Captain Earth Part 2 (Episodes 14-25) (Cert 12)

2 Discs (Distributor: MVM) Running time: 284 minutes approx.

Continuing the adventures of the Midsummer Knights, the teen troupe responsible for piloting giant mecha called Earth Engines to defend the Earth against alien invaders called Kill-T-Gang, we pick up the story as the brave warriors take a break to the beach! Fan service opportunities aside this actually proves to be a pivotal catalyst for the remainder of the series.

While on this brief sojourn the buxom beauty Hana Muto finally confesses her feelings for colleague Daichi Manatsu, but keeps pushing him away as she fears he will not accept her when he learns the truth about her past. Daichi is a decent bloke however and does not care but this confusion leads to Hana revealing to everybody the secret within her, making her a target for both the Planetary Gears and the shadowy Salty Dog group.

Hana has possession of the ability to control Orgone Energy from a lost ship named Blume which she is forced to reveal when Daichi and fellow Knight Teppei Arashi are under attack by Kill-T-Gang members Amara and Moco. Meanwhile the AI computer system of the Macbeth Company, Puck, working for Planetary Gears, takes over the body of Macbeth CEO Masaki Kube and puts a secret plan of his own into motion.

The first volume of this mecha series may have followed one clichéd path too many with its premise and the story had too many wayward ideas for a coherent narrative but this second volume discards all of this and finally settles down to establish a proper direction. The alien invaders now have a purpose while the swerve involving Puck adds a further dimension to the plot making it very interesting as to where we are going.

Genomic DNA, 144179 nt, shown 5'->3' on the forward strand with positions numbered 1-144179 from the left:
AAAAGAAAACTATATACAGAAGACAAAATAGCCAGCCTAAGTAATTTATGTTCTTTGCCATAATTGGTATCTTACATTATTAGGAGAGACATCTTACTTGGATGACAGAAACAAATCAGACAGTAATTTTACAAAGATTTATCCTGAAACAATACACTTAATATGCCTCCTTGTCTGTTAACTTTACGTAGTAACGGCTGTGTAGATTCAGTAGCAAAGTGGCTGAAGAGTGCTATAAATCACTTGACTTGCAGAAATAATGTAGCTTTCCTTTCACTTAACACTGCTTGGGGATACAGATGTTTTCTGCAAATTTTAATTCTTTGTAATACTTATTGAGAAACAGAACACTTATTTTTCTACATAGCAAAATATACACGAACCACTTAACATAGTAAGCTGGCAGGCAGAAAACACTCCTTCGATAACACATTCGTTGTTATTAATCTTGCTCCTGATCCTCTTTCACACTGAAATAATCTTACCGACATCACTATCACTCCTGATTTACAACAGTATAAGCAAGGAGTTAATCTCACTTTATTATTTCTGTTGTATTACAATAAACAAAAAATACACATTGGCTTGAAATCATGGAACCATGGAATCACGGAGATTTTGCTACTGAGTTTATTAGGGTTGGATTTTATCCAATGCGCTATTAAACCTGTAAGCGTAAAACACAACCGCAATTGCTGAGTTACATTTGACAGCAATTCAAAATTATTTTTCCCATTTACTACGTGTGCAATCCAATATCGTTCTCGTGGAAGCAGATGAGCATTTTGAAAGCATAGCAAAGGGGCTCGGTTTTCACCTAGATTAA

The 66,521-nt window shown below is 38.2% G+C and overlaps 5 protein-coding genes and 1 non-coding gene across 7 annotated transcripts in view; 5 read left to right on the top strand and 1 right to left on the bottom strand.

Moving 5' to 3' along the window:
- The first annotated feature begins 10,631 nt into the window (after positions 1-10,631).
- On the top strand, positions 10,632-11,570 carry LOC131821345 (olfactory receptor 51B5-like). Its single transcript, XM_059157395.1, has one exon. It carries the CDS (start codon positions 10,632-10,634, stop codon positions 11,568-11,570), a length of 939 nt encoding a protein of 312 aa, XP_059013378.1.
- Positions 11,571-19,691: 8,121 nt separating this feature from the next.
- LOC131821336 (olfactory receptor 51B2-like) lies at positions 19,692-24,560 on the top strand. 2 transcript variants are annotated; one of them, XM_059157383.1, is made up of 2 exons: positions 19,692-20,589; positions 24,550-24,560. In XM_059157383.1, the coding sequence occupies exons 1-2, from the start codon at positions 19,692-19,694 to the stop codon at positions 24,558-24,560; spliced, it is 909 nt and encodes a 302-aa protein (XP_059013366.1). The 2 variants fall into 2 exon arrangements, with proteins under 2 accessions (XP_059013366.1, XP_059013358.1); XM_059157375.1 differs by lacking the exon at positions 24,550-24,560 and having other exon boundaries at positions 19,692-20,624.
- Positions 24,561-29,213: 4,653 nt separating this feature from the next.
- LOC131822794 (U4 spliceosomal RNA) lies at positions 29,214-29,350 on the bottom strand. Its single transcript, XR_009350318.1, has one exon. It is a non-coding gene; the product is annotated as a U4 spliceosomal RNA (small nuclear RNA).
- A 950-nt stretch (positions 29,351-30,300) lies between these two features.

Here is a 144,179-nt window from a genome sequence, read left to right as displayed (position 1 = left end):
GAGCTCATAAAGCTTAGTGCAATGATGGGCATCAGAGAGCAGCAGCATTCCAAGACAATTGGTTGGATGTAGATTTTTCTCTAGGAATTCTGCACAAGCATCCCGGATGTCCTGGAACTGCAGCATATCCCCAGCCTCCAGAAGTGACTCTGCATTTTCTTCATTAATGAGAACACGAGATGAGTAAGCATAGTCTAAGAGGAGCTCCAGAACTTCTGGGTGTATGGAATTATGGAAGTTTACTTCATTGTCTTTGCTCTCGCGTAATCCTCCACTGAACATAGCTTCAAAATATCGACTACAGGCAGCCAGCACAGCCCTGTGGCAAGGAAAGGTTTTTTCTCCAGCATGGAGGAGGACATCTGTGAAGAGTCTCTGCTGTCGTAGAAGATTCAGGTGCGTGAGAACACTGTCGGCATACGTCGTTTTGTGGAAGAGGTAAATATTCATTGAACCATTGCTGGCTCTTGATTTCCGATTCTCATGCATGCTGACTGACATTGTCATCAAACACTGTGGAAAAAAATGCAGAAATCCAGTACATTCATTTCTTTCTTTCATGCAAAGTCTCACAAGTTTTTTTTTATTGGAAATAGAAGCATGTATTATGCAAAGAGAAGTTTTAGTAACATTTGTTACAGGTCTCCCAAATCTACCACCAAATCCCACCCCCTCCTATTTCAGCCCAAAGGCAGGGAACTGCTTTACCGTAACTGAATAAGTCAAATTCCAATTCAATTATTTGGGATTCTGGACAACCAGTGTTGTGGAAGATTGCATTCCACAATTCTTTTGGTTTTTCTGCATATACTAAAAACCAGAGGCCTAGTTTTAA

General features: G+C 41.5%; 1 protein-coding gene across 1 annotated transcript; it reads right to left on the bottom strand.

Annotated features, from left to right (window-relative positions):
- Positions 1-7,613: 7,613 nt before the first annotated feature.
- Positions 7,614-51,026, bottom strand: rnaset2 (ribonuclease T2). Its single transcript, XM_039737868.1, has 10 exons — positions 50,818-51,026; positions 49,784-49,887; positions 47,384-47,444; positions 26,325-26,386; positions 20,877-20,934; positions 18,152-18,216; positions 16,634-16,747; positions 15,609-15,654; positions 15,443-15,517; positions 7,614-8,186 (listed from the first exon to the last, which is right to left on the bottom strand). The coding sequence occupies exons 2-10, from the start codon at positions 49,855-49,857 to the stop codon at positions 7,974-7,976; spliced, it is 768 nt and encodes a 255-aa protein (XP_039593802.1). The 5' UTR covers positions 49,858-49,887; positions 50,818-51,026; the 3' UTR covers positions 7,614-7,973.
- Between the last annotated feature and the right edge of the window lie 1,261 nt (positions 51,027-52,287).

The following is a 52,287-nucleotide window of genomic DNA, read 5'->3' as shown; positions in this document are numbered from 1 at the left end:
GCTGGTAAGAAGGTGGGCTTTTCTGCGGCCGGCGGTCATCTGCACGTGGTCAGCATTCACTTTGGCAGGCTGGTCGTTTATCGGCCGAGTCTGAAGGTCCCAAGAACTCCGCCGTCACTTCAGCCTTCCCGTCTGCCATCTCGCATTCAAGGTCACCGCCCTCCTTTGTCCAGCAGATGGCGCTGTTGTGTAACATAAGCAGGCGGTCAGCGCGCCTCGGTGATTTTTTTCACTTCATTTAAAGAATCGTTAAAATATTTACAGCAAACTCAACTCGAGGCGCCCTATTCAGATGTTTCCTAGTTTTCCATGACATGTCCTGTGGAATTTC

While the developments of the first episode in this set may seem like a soppy teen drama to begin with, this is actually a deceptive plot device to underpin the central themes of the story’s direction. Hana’s awakening of the Blume powers makes her a more useful member of the Knights beyond being the token damsel in distress, even advancing to piloting her own Earth Engine.

Unfortunately this has put a target on Hana’s back which proves serendipitous for the Kill-T-Gang as they pursue Hana who meets up with a former acquaintance, the quietly artistic Setsuna, a missing Designer Child. As it transpires Setsuna isn’t who she appears to be, exposed by Amara and Moco in a move that strengthens their cause and their manpower in their campaign against the Earth.

Intrigue is certainly a recurring facet as the fresh developments and plot twists keep on coming. Had they been spaced out a little better over the course of the twenty-five episodes and not all crammed into the final half, the tension could have simmered quietly while the various players and their motives could have been better established. As it is though it makes for a riveting and jam packed second half that is hard to ignore.